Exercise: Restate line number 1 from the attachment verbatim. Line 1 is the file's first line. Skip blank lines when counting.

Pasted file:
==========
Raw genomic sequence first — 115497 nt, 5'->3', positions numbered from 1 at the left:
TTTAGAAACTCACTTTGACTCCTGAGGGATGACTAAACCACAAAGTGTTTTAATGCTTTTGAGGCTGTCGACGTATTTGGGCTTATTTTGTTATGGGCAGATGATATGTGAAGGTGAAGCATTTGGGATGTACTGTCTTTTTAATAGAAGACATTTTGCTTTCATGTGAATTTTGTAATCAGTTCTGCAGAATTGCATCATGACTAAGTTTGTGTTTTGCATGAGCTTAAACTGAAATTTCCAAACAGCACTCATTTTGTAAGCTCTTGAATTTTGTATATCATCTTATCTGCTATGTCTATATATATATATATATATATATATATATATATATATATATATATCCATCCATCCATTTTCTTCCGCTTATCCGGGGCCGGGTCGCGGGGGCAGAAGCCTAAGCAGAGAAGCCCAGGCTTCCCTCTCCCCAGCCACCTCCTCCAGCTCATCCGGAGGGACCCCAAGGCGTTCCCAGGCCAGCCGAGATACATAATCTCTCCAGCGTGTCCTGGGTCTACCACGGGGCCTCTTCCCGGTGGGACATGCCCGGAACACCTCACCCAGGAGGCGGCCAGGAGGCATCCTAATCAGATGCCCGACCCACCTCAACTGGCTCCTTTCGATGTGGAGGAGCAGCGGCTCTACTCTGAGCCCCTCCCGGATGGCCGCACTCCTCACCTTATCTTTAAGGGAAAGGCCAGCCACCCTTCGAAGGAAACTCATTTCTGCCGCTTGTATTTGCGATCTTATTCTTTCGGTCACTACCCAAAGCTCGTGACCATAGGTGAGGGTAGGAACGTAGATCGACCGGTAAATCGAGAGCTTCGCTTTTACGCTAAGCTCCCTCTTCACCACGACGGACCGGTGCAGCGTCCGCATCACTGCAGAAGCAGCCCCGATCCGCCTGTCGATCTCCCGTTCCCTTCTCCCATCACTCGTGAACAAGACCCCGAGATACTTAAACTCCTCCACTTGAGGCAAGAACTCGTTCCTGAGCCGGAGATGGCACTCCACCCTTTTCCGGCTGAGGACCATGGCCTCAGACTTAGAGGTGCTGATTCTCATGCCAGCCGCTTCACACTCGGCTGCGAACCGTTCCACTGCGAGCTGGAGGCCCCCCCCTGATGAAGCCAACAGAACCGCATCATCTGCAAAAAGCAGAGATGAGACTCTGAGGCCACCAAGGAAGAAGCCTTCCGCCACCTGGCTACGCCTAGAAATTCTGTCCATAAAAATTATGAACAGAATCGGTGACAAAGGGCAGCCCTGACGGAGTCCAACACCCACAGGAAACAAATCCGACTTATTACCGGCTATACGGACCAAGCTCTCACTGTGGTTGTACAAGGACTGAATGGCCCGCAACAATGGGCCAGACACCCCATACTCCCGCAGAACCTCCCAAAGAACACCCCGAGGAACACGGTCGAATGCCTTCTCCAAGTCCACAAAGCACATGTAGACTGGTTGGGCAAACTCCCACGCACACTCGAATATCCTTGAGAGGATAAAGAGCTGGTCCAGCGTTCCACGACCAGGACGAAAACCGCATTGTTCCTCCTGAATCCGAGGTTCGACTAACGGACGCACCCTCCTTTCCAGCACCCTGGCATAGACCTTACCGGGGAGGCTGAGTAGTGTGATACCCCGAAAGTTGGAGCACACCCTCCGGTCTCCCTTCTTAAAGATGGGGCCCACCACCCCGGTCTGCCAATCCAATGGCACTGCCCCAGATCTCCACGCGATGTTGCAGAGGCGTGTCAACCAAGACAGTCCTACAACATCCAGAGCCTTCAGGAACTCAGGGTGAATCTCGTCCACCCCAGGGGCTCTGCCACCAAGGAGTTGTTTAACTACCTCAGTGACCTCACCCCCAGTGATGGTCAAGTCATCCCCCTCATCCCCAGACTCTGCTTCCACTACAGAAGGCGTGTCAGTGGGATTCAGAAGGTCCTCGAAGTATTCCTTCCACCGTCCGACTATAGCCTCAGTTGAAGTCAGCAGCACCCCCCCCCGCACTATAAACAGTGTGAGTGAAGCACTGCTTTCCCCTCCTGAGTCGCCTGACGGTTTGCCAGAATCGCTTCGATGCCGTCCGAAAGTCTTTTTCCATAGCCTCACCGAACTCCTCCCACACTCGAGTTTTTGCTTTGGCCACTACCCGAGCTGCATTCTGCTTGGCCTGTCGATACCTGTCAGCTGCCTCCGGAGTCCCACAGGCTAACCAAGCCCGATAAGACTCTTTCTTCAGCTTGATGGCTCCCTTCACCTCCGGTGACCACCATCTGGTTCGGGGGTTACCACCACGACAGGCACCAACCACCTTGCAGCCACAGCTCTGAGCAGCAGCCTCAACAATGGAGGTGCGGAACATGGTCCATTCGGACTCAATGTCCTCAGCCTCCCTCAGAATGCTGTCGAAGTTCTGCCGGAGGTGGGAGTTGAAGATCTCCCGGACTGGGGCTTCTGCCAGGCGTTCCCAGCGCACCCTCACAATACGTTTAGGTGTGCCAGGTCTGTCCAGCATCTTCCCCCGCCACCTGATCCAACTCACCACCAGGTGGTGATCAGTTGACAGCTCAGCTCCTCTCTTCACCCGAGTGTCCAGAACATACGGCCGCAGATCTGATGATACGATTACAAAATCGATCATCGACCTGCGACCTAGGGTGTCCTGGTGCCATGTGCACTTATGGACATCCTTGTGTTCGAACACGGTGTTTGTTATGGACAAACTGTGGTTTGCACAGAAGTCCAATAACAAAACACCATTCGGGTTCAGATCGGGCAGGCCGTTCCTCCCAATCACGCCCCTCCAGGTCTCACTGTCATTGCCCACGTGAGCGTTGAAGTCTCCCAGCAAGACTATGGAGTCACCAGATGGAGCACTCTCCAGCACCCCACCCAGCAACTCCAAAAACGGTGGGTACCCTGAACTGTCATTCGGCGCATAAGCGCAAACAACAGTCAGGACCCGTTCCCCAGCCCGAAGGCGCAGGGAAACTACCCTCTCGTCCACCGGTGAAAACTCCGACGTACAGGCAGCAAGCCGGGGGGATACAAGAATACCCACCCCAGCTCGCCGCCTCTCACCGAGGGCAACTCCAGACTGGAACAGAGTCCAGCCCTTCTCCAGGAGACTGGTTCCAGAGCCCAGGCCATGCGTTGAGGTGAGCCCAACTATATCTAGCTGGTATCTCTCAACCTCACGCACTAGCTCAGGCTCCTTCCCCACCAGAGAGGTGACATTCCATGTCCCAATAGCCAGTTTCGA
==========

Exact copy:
Raw genomic sequence first — 115497 nt, 5'->3', positions numbered from 1 at the left: